2014/08 - present, Assistant Professor, Department of Geography, Texas State University, TX, USA
2014/08 - present, Faculty Scholar, Texas Center for Geographic Information Science, Texas State University, TX, USA
2012/04-2013/12, Visiting Researcher (Academic Guest) , Institute of Cartography and Geoinformation, ETH Zurich, Switzerland
- Exploring human mobility from social network usage - a cross country and cross-cultural study (in progress)
The continued development of social networking websites like Twitter, Flickr and Facebook provides ever-increasing opportunities to explore activity patterns of population groups in diverse geographic environments, social statuses and cultural backgrounds. These sites can be used to gain insight into human activity in an effort to analyze long term choices such as where one lives; medium term choices such as the purchase of cars; and shorter term choices such as activity scheduling on a weekly or daily scale. Despite of potential issues such as low sampling resolution, previous studies have demonstrated the effectiveness of these datasets to construct a more powerful mobility model. However, most existing research focuses only on travel distances and the overall distribution of human mobility without looking into various aspects of human activities. Additionally, there is a deficit in research on how these datasets can be utilized in a cross-country and/or cross-cultural setting. Hence, the proposed research concentrates on characterizing human activities in various cities and countries based on social media data (with a focus on China, which is considered as one of the most rapidly-developing countries globally).
- Characterizing human mobility from mobile phone usage (completed)
This project was funded by the Swiss national science fundation (SNSF) (PI: M.Raubal) and US Department of Transportation (PI: M.Raubal, Co-PI: Y.Yuan).
Our mobile information society depends increasingly on the use of Information and Communication Technologies (ICTs) such as mobile phones. People’s usage of these technologies impacts many aspects of their lives but the relationship between ICT and human activities is not fully known. An understanding of this relationship will help in predicting people’s mobility patterns and provide important guidelines for maintaining sustainable transportation, updating environmental policies, and designing early warning and emergency response systems. The goal of this project is to develop a framework for extracting and characterizing human mobility patterns from georeferenced mobile phone datasets. We analyze the different types of information that can be stored in mobile phone datasets, and develop human mobility models and data mining methodologies for spatio-temporal knowledge discovery. These models provide the basis for investigating and quantifying the relationship between human physical travel, communication travel, and environmental structure. Our research also addresses issues of uncertainty, which arise from the natural variability of human mobility, the inaccuracy and imprecision of recorded trajectories, and the imperfection of the underlying models. In order to evaluate the developed models and the relationship between human mobility patterns, spatial structure, and mobile phone usage, we will utilize a large dataset of northeast China. This research will enhance our understanding of the relationship between human mobility and ICT in general, and between human mobility patterns and mobile phone usage in particular. We will advance conventional geographic knowledge discovery by focusing on knowledge extraction from sparse datasets with low resolution and individual attributes. The case study from northeast China allows us to examine the influence of mobile phone usage in a highly populated and rapidly developing country.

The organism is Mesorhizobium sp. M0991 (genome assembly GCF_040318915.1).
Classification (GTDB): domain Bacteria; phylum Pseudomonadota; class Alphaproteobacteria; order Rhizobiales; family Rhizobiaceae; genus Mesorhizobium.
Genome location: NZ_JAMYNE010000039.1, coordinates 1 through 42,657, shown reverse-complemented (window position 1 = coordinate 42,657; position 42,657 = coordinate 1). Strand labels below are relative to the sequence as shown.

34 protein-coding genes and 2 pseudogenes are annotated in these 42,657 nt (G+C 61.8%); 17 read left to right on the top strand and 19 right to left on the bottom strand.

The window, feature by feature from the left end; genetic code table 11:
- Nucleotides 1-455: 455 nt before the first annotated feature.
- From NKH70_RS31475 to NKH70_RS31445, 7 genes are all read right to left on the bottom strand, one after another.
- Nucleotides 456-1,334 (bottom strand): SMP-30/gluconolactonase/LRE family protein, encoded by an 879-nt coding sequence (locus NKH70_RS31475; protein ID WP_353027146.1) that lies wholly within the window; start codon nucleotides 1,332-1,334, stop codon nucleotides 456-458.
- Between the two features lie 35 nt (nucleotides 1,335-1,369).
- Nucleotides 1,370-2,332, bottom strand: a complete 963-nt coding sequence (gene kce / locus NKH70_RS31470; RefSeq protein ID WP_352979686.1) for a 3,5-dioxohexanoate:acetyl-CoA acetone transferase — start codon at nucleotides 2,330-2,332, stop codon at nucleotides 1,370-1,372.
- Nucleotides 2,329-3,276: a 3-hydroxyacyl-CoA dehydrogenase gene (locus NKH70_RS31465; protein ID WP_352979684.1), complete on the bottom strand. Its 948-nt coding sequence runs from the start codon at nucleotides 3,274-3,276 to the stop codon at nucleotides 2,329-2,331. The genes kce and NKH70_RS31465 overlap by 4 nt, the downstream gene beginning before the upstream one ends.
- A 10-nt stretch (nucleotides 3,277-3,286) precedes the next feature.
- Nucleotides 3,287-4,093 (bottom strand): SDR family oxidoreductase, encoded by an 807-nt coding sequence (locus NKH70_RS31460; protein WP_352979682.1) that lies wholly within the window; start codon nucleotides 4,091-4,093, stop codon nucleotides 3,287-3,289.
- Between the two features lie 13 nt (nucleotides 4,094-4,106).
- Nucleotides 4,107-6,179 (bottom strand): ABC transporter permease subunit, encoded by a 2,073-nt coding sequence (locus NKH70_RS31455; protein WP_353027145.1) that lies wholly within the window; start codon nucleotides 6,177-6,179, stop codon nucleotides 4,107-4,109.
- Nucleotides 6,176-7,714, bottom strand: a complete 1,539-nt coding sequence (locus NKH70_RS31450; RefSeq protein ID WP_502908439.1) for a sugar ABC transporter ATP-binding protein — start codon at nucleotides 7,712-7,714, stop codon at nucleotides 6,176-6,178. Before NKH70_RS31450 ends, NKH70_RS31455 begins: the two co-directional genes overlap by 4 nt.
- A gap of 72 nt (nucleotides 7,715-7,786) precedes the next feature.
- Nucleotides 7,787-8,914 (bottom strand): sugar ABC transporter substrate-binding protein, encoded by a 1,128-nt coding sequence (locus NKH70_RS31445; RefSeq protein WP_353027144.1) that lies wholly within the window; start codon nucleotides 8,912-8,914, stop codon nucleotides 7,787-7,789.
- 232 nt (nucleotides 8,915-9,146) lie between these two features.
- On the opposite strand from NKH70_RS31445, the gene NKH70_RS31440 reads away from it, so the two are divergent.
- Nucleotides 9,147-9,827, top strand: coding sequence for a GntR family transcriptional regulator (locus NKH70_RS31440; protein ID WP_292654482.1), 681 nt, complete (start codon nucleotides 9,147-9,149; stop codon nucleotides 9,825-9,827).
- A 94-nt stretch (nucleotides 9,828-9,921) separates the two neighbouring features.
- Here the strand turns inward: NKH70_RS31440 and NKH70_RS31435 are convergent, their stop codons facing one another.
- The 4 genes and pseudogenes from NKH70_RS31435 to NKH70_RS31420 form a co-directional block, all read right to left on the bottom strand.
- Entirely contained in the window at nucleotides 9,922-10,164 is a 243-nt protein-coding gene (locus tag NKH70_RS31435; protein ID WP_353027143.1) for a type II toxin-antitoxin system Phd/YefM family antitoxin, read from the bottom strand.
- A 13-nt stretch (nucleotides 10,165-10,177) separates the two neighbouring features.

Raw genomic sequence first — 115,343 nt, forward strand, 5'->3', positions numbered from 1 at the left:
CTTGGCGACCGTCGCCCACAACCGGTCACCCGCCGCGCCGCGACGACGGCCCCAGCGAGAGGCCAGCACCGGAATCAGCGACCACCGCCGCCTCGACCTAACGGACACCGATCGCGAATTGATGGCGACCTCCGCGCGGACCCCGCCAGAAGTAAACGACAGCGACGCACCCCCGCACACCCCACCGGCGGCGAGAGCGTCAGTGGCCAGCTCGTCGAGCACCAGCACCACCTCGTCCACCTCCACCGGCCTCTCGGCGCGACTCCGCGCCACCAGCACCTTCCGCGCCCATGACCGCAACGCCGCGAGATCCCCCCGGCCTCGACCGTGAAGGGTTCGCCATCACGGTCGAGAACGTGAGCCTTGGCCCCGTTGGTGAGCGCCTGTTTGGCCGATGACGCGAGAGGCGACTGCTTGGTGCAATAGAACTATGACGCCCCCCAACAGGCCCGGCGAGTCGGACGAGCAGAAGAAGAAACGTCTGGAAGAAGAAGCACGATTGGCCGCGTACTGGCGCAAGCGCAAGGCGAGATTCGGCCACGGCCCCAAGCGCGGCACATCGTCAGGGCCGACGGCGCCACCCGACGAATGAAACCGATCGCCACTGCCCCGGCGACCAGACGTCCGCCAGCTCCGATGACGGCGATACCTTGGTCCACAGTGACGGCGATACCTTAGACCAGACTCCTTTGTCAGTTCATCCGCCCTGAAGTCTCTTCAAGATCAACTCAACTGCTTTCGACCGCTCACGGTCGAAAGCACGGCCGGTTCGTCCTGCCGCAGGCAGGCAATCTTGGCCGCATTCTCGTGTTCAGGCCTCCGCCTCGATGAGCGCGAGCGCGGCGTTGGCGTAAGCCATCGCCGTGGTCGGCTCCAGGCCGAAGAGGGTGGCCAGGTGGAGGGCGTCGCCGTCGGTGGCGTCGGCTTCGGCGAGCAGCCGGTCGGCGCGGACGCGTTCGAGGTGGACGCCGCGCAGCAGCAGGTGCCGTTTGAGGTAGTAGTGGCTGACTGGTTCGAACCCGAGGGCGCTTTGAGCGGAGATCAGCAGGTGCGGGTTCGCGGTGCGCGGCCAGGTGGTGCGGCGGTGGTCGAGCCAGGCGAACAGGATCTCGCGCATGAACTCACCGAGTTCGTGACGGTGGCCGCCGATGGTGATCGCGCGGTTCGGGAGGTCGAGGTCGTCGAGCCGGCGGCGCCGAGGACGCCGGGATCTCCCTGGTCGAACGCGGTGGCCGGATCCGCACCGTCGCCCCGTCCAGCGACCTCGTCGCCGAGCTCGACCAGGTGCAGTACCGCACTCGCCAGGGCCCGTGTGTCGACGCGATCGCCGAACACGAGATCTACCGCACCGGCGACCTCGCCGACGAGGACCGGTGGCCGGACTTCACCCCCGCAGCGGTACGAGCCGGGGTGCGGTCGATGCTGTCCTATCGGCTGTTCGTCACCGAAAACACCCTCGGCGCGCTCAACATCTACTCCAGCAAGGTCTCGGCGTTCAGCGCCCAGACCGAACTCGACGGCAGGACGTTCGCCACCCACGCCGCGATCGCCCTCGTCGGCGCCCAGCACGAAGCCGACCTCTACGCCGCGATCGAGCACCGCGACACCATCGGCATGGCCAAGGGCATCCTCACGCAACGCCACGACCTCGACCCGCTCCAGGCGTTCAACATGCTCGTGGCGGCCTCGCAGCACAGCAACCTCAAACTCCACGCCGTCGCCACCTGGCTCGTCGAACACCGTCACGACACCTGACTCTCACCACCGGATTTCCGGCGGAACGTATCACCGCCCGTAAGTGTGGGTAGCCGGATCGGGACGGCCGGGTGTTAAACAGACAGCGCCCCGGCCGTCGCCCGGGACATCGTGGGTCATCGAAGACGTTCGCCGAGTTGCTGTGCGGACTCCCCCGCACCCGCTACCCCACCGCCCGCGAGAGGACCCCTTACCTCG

Figure 1. Trajectory of an example user
Figure 2. Mobility clustering at different time of a day
- Place name searching method and system based on context (completed)
With the development of World Wide Web (WWW), unstructured or semi-structured documents that contain place names have been recognized as one important component of modern geographical information. This project designed and implemented of a geographical knowledge-informed digital gazetteer service, KIDGS (funded by the Chinese National Science Foundation, PI: Y. Liu). It provided a standard web service which enabled XML-based access interfaces for various applications. At present, many digital gazetteer systems are implemented directly based on relational databases. However, several components in geographical knowledge, such as category and relation information, should also be explicitly represented to support various queries. KIDGS adopted OWL(Protégé) and PostGIS to implement the conceptual level and engineering level of geographic knowledge.
Figure 1. The framework of KIDGS